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Friday, January 9, 2015

Bill Maher On Charlie Hebdo Attacks and a Dissenting Viewpoint

(Bill Maher on Charlie Hebdo Attacks: "There are no great religions. They are all stupid and dangerous.")

http://www.salon.com/2015/01/08/bill_maher_on_charlie_hebdo_attacks_there_are_no_great_religions_they%E2%80%99re_all_stupid_and_dangerous/?utm_source=facebook&utm_medium=socialflow



If the global community made near as much noise over the hundreds of thousands of deaths the US government perpetrated for oil in Iraq or its assistance to Israel in the murdering of tens of thousands of Palestinians over several decades, we'd be well on our way to solving the problem of global terrorism and warfare, in general.

But, the minute a few misguided and desperate radicals kill less than a dozen citizens in a rich, Western nation, then, the world comes to a standstill and the cry for justice is unanimous as the whole world comes to a screeching halt over the loss of a relative few number of lives by comparison. And even though one life is invaluable, I cannot help but notice our disproportionate views, as a whole, on the matter, which we seem to be completely oblivious to here in the West.

I’m reminded of the late Professor Emeritus at the University of California, Chalmers Johnson, who, in his film, "The Blowback Syndrome: Oil Wars and Overreach," described the unintended and unforeseen consequences of US foreign policy, consequences that most of us are unable to put into proper context because we’ve been kept in the dark for decades about the true nature of our wars against other peoples around the globe, a phenomenon coined by our own CIA (the American Gestapo) as “blowback” in the 1950’s.

At the heart of our problems is the unfounded belief that some lives are more valuable than others, that the lives of dark-skinned people, somehow, don't matter as much as those of precious white people.

I see people on the internet who never (or seldom) post anything about our crimes against humanity but who, no less, are ready to come running to lend a hand when it comes to the repudiation of the religion of Islam and its many faithful followers worldwide.

There is clearly a double-standard at work, here, and an all-out religious crusade against Islam going on that is fed by the mass ignorance and credulity of those who aren't even aware they are feeding into the vilification of a legitimate religion of more than 1.5 billion of Earth's inhabitants, the demonization of around 20% of the Earth’s total population.

Shame on the world and, especially, shame on the Western world for its wholesale attack on a people, who just like everyone else, cry out only for fairness and equity in how they are treated by their fellow human beings.

These are a people who, by and large, have paid a horrific price for no other reason than they sit precariously perched atop the world's largest reserves of oil, oil that we've had designs for since the end of World War II, oil that we rely on to run our economies with, that we have been willing to kill to get, and oil that, ultimately, doesn't belong to us.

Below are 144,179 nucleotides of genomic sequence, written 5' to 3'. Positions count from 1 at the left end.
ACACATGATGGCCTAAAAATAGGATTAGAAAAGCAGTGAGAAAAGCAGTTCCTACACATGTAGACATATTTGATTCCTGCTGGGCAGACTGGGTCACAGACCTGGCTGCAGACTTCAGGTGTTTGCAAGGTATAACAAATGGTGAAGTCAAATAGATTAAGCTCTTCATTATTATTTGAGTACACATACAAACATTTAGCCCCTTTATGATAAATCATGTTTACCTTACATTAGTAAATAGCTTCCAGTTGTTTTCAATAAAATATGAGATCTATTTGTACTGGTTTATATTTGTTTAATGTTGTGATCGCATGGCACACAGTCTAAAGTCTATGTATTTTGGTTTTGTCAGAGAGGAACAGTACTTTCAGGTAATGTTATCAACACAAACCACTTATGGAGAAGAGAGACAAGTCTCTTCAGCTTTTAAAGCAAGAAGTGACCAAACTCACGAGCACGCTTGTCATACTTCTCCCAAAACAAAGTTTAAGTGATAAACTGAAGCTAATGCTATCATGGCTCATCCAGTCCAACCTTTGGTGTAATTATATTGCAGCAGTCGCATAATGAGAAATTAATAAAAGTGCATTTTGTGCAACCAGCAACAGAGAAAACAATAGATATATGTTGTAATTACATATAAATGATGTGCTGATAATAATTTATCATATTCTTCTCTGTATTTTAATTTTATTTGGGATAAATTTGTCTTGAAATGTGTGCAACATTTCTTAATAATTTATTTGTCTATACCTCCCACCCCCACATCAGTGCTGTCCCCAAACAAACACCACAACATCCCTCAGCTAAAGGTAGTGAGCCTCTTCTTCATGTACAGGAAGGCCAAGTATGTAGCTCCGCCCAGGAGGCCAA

In viewing them as the savages because a handful of their people got angry enough at us to kill a few of our own we, not they, have things backwards. How could we be so efficient at distorting the truth? Despite all our magnificent wealth, it is our shoddy and vain philosophies that make us the Godless, not them.

Until something is done to address the wholesale slaughter of hundreds of thousands of Iraqis (as in finding those who ordered these atrocities guilty of war crimes against humanity and our immediate military withdrawal from the Middle East) and the ongoing slaughter of scores of innocent Palestinians, frankly, the deaths of less than a dozen Westerners although, without a doubt, a tragedy, is not something that I find all that arousing given the overall context in which it’s taking place.

We must regain our lost sense of proportion, our moral compass, if you will, and begin to treat others, not as inferiors, but as our complete equals in every sense of the word. At the risk of coming across as seeming cold and callous towards the suffering of others, I am yawning, although respectfully, over what is taking place in France, despite the obvious tragic nature of the events that are unfolding there.

I am almost sure that more than a billion and a half Muslims around the world, who are probably well acquainted with the inequities in how they’ve been treated by others, would agree with me. My thoughts are far away from the headlines and almost exclusively with the families of those slain, whereas, everything else represents little more to me than tawdry media hype in the name of sensationalism, ratings and, ultimately, a motive for profit realization.

I'm sorry, until something is done to address the needs of Middle Easterners treated unjustly around the world, I can't get worked up over this, at all. The stench in the air brought on by our blatant hypocrisy in all of this couldn't be more stifling, and I’m appalled that so few people are willing to point all of this out at a time when speaking the truth matters the most to us all.

Shame on the Western world, and shame on the rest of the world, too, for its psychological plundering of the religion of Islam and savage disregard for the people who profess to believe in it.